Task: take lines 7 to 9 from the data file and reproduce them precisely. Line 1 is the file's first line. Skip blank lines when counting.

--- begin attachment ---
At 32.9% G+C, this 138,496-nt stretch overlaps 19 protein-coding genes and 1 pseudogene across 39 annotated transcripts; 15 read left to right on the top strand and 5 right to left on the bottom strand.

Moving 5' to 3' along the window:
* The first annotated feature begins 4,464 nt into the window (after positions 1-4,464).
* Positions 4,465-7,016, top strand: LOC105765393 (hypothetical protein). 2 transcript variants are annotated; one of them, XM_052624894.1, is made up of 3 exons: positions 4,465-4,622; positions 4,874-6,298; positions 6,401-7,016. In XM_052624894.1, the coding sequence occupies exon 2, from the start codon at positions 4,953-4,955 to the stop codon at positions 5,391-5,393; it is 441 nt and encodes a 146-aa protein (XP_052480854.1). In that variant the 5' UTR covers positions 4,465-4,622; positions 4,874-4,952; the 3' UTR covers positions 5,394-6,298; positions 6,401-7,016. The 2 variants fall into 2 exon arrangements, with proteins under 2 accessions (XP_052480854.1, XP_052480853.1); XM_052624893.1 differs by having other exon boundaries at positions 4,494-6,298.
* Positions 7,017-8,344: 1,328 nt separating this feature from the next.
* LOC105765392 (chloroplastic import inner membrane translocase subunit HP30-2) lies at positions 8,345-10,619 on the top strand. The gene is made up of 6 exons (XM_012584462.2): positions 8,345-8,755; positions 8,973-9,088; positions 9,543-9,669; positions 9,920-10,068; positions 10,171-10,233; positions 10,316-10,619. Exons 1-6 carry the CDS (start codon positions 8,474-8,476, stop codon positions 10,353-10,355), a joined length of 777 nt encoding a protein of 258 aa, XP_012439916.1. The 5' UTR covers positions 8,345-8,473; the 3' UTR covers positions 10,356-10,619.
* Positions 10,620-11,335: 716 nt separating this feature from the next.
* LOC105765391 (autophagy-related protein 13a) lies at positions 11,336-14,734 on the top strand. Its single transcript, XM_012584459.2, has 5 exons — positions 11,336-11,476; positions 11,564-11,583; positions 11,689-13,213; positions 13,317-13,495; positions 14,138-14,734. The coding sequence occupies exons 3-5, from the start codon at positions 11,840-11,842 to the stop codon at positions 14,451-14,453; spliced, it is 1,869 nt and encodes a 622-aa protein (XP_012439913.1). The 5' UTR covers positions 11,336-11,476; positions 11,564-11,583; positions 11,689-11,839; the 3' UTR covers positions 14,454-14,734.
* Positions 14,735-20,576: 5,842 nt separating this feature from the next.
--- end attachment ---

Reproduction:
* Positions 10,620-11,335: 716 nt separating this feature from the next.
* LOC105765391 (autophagy-related protein 13a) lies at positions 11,336-14,734 on the top strand. Its single transcript, XM_012584459.2, has 5 exons — positions 11,336-11,476; positions 11,564-11,583; positions 11,689-13,213; positions 13,317-13,495; positions 14,138-14,734. The coding sequence occupies exons 3-5, from the start codon at positions 11,840-11,842 to the stop codon at positions 14,451-14,453; spliced, it is 1,869 nt and encodes a 622-aa protein (XP_012439913.1). The 5' UTR covers positions 11,336-11,476; positions 11,564-11,583; positions 11,689-11,839; the 3' UTR covers positions 14,454-14,734.
* Positions 14,735-20,576: 5,842 nt separating this feature from the next.